Union County Courthouse

The Union County Courthouse is located in downtown El Dorado (Union County), a 1920s oil boomtown about twenty miles from the Louisiana state border. The four-story Union County Courthouse, like others across the state, is situated in a public square where businesses, banks, and law offices occupy rows of buildings around the seat of justice. The Arkansas Historic Preservation Program recognizes the courthouse as historically and architecturally significant for its symbolism of El Dorado’s growth and its example of the Classical Revival style. It was added to the National Register of Historic Places on June 30, 1983.

The first building used as a courthouse in Union County was a storeroom owned by Albert Rust at Champagnolle (Union County) in the 1840s. When the county seat was moved to El Dorado, a rural community dependent on timber and agriculture until it struck oil, a new structure was built there. This was, in turn, replaced by a three-story, brick courthouse with a clock tower. Charles Thompson, a prolific architect in the state, designed it, and contractor R. S. Neal finished its construction in 1881. With the coming of the oil boom in 1921, the rush of capital remade El Dorado. The old courthouse was torn down, and Union County replaced it with a new one built in the Classical style.

Oil-rich Union County deployed its ample funds on the new seat of justice, as it appropriated $750,000 and employed architect Eugene John Stern for the project. Stern worked out of the architectural firm Mann & Stern, which he shared with architect George Mann. The team designed notable buildings across Arkansas, such as the Arlington Hotel in Hot Springs (Garland County) and the Albert Pike Memorial Temple in Little Rock (Pulaski County).

Union County awarded the contract to build the courthouse to William Peterson, who built other structures around Arkansas, such as the Ouachita County Courthouse and the Forrest City High School in the 1930s. Construction began in 1927 on the same site on which the 1881 courthouse had stood and was finished the following year.

On the exterior, Ionic columns stand upright on the east and west sides, and Batesville marble composes the walls. Within, columns support the first level, and black marble trims the doorways; the building’s three courtrooms are just as ornate, with plaster moldings, paneled wainscoting, and colors true to 1920s interior decor. The courtrooms honor notable county citizens. A portrait of Albert Rust, a Confederate general and Arkansas legislator, hangs in the second-floor courtroom, while Federal Judge Emon Mahoney is featured in the Chancery Courtroom on the third floor. The building also houses the offices of the county treasurer, coroner, county clerk, and circuit clerk, as well as district offices of a state representative and a U.S. representative.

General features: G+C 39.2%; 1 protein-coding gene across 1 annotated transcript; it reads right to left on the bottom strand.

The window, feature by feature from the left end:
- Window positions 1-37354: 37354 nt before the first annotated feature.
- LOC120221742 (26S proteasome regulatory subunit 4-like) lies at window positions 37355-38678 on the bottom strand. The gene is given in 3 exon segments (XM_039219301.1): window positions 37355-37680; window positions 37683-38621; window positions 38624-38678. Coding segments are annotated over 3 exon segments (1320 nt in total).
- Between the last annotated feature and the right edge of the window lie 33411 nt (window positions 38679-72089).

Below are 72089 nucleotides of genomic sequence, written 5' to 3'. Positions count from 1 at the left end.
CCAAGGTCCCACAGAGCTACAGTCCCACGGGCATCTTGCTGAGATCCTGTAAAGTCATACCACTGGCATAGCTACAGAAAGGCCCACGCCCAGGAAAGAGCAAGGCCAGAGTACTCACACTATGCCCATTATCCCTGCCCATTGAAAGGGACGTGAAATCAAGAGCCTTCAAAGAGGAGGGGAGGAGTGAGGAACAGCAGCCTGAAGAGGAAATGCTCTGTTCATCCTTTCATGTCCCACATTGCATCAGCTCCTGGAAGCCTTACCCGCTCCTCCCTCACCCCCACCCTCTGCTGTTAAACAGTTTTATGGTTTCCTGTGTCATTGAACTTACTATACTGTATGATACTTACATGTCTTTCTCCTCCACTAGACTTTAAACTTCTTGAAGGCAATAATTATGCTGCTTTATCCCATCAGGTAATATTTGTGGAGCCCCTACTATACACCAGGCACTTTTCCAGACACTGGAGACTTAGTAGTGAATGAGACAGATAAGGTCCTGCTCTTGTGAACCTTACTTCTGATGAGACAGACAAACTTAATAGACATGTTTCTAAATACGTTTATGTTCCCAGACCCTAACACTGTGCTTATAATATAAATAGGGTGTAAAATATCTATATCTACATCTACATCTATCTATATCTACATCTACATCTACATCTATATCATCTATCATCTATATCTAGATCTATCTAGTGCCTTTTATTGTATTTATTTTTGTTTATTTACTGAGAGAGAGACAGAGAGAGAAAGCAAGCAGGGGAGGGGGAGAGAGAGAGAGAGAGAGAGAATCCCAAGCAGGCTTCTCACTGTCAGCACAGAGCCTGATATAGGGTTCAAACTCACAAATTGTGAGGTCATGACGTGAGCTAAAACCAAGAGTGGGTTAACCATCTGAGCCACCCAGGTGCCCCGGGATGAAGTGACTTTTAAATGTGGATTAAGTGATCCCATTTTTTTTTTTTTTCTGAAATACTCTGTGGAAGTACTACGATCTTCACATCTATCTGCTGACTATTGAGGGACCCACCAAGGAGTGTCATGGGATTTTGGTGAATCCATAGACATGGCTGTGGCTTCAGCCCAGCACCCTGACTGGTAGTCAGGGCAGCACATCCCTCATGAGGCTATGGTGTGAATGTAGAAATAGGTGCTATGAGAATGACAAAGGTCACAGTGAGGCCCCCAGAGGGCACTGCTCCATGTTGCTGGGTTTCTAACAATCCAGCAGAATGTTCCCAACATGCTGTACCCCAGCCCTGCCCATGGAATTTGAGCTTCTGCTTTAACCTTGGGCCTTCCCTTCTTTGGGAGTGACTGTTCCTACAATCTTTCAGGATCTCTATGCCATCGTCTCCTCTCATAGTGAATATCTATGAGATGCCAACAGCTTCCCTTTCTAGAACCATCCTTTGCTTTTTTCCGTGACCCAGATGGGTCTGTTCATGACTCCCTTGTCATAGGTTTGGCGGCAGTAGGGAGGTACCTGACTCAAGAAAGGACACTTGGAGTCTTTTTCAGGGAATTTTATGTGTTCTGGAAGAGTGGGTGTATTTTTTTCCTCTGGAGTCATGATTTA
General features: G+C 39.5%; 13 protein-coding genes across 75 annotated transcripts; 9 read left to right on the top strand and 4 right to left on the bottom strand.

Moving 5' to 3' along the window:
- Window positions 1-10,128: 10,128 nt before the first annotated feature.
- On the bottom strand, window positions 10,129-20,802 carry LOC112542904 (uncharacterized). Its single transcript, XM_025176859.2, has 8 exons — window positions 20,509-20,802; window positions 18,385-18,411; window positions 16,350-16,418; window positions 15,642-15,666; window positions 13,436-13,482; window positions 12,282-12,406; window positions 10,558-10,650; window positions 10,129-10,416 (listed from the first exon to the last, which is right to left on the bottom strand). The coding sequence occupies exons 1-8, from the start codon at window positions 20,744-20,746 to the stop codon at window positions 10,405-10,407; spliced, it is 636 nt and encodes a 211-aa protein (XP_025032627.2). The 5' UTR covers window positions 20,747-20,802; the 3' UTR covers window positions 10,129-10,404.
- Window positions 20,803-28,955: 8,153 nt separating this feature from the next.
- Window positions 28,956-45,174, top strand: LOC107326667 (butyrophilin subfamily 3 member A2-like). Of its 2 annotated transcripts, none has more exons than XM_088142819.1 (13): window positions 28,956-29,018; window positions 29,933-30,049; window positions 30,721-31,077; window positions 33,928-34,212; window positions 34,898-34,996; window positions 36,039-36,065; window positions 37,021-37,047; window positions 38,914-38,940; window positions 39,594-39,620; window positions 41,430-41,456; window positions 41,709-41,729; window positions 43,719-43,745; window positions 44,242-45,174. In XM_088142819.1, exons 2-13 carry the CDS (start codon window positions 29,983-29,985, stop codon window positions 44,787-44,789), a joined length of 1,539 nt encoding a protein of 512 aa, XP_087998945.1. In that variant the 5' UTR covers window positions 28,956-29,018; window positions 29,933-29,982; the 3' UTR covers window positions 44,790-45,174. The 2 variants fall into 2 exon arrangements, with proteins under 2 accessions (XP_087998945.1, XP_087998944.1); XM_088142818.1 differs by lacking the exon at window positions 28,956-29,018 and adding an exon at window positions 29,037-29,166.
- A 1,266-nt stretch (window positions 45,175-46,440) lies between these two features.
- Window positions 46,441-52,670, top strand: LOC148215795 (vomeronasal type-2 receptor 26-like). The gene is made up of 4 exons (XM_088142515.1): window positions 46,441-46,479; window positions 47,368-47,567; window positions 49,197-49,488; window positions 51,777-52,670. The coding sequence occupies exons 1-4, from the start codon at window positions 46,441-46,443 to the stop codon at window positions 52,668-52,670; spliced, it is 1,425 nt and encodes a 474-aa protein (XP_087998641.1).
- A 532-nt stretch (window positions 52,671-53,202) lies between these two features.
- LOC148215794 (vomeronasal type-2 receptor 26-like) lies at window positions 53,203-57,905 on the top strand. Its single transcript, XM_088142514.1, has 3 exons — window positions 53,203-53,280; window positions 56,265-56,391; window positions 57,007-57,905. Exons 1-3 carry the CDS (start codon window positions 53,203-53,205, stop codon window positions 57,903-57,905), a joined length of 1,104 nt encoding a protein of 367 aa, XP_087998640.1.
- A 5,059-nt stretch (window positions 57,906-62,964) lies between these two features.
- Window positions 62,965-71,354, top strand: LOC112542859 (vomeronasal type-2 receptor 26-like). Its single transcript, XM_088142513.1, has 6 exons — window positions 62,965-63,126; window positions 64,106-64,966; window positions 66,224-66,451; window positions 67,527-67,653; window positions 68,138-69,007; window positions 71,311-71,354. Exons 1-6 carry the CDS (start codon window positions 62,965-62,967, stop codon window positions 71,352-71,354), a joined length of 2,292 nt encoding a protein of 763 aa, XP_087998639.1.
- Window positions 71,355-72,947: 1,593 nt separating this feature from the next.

Just as it stood next to the 1881 courthouse, the Confederate war monument is situated on the lawn at the corner of Washington and Main streets. A statue of a Confederate soldier tops the monument and stands over a fountain. The United Daughters of the Confederacy and its Henry G. Bunn Chapter dedicated the monument on March 21, 1910. The El Dorado Confederate Monument was listed on the National Register of Historic Places on April 26, 1996. There are also monuments on the courthouse lawn to the veterans of the Spanish-American War, World War I, World War II, and the Gulf War, and to the Merchant Marines.

For additional information:
“El Dorado Confederate Monument.” National Register of Historic Places nomination form. On file at Arkansas Historic Preservation Program, Little Rock, Arkansas. Online at http://www.arkansaspreservation.com/National-Register-Listings/PDF/UN0161S.nr.pdf (accessed September 3, 2020).N.p.: 1980.

Gill, John Purifoy, and Marjem Jackson Gill. On the Courthouse Square in Arkansas. “Union County Courthouse.” National Register of Historic Places nomination form. On file at Arkansas Historic Preservation Program, Little Rock, Arkansas. Online at http://www.arkansaspreservation.com/National-Register-Listings/PDF/UN0001.nr.pdf (accessed September 3, 2020).

Jared Craig
Arkansas Historic Preservation Program


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